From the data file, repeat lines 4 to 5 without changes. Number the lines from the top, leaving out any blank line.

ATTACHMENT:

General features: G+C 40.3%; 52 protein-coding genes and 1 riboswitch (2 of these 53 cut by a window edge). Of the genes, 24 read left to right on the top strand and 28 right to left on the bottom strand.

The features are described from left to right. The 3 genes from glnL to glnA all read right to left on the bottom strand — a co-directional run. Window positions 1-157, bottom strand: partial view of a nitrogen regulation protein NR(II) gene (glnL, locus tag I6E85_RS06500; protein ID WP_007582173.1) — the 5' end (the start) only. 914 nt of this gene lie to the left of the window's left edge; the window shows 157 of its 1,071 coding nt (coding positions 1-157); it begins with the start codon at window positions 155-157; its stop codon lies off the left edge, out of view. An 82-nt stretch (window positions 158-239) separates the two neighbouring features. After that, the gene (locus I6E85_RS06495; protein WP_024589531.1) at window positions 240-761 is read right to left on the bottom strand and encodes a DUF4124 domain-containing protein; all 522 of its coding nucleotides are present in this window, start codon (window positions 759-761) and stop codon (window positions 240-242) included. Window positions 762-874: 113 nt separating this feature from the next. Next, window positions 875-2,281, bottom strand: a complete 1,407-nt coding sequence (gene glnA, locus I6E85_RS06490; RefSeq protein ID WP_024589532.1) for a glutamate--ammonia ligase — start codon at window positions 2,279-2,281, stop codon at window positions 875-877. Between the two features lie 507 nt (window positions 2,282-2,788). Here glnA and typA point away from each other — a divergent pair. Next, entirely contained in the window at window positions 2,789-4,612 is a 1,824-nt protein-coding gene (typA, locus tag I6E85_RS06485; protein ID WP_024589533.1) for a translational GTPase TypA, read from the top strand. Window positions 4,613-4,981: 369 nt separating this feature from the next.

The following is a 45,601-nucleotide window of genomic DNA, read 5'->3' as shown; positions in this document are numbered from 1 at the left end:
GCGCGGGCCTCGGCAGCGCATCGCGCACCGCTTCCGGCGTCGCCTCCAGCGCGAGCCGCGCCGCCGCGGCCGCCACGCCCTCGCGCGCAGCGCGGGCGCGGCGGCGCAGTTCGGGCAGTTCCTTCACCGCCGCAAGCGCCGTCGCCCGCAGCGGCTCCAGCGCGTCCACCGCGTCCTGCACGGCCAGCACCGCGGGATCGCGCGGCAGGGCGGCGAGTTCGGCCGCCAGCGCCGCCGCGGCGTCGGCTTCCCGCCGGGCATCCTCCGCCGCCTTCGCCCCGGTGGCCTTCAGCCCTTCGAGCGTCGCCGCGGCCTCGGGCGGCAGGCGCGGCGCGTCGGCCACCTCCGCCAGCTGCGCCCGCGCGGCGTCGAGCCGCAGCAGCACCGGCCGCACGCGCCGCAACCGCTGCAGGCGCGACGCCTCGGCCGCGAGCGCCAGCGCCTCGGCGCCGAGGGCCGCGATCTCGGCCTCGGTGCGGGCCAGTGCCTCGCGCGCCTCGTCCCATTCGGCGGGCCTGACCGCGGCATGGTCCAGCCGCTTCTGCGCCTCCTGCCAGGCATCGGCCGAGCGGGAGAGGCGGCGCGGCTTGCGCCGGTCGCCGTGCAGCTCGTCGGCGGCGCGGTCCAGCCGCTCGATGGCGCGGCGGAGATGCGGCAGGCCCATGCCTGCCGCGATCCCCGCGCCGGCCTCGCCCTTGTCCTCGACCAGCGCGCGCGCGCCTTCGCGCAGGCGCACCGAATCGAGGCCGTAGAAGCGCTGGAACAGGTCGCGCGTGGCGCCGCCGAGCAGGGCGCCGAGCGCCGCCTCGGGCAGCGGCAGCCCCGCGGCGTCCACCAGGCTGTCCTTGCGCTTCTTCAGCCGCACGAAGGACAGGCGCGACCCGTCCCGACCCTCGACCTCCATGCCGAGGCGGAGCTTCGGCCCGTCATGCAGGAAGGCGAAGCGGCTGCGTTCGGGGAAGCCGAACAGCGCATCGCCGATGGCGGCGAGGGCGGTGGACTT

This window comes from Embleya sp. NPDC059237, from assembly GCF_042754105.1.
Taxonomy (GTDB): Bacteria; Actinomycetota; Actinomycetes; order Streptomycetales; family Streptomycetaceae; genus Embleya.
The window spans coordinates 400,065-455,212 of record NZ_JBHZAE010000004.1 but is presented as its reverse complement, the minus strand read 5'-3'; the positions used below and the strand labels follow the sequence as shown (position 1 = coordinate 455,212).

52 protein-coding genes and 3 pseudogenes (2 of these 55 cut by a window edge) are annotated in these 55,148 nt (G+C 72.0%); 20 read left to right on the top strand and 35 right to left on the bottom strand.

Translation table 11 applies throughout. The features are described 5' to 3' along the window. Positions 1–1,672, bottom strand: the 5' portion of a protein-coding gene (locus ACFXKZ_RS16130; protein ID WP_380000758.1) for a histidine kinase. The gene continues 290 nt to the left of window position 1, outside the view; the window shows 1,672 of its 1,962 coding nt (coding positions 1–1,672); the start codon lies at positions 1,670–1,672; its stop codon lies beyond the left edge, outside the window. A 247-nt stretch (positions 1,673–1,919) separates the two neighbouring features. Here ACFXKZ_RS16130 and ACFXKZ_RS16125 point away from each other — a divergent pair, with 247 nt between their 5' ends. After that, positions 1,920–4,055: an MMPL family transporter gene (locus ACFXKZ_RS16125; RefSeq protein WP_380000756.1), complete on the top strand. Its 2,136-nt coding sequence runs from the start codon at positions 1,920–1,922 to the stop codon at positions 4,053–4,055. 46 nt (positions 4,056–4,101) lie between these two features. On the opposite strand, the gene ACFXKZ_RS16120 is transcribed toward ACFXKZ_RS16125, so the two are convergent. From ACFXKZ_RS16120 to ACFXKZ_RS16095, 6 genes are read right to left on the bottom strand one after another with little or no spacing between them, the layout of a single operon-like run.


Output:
GCGCGGGCCTCGGCAGCGCATCGCGCACCGCTTCCGGCGTCGCCTCCAGCGCGAGCCGCGCCGCCGCGGCCGCCACGCCCTCGCGCGCAGCGCGGGCGCGGCGGCGCAGTTCGGGCAGTTCCTTCACCGCCGCAAGCGCCGTCGCCCGCAGCGGCTCCAGCGCGTCCACCGCGTCCTGCACGGCCAGCACCGCGGGATCGCGCGGCAGGGCGGCGAGTTCGGCCGCCAGCGCCGCCGCGGCGTCGGCTTCCCGCCGGGCATCCTCCGCCGCCTTCGCCCCGGTGGCCTTCAGCCCTTCGAGCGTCGCCGCGGCCTCGGGCGGCAGGCGCGGCGCGTCGGCCACCTCCGCCAGCTGCGCCCGCGCGGCGTCGAGCCGCAGCAGCACCGGCCGCACGCGCCGCAACCGCTGCAGGCGCGACGCCTCGGCCGCGAGCGCCAGCGCCTCGGCGCCGAGGGCCGCGATCTCGGCCTCGGTGCGGGCCAGTGCCTCGCGCGCCTCGTCCCATTCGGCGGGCCTGACCGCGGCATGGTCCAGCCGCTTCTGCGCCTCCTGCCAGGCATCGGCCGAGCGGGAGAGGCGGCGCGGCTTGCGCCGGTCGCCGTGCAGCTCGTCGGCGGCGCGGTCCAGCCGCTCGATGGCGCGGCGGAGATGCGGCAGGCCCATGCCTGCCGCGATCCCCGCGCCGGCCTCGCCCTTGTCCTCGACCAGCGCGCGCGCGCCTTCGCGCAGGCGCACCGAATCGAGGCCGTAGAAGCGCTGGAACAGGTCGCGCGTGGCGCCGCCGAGCAGGGCGCCGAGCGCCGCCTCGGGCAGCGGCAGCCCCGCGGCGTCCACCAGGCTGTCCTTGCGCTTCTTCAGCCGCACGAAGGACAGGCGCGACCCGTCCCGACCCTCGACCTCCATGCCGAGGCGGAGCTTCGGCCCGTCATGCAGGAAGGCGAAGCGGCTGCGTTCGGGGAAGCCGAACAGCGCATCGCCGATGGCGGCGAGGGCGGTGGACTT

This window comes from Embleya sp. NPDC059237, from assembly GCF_042754105.1.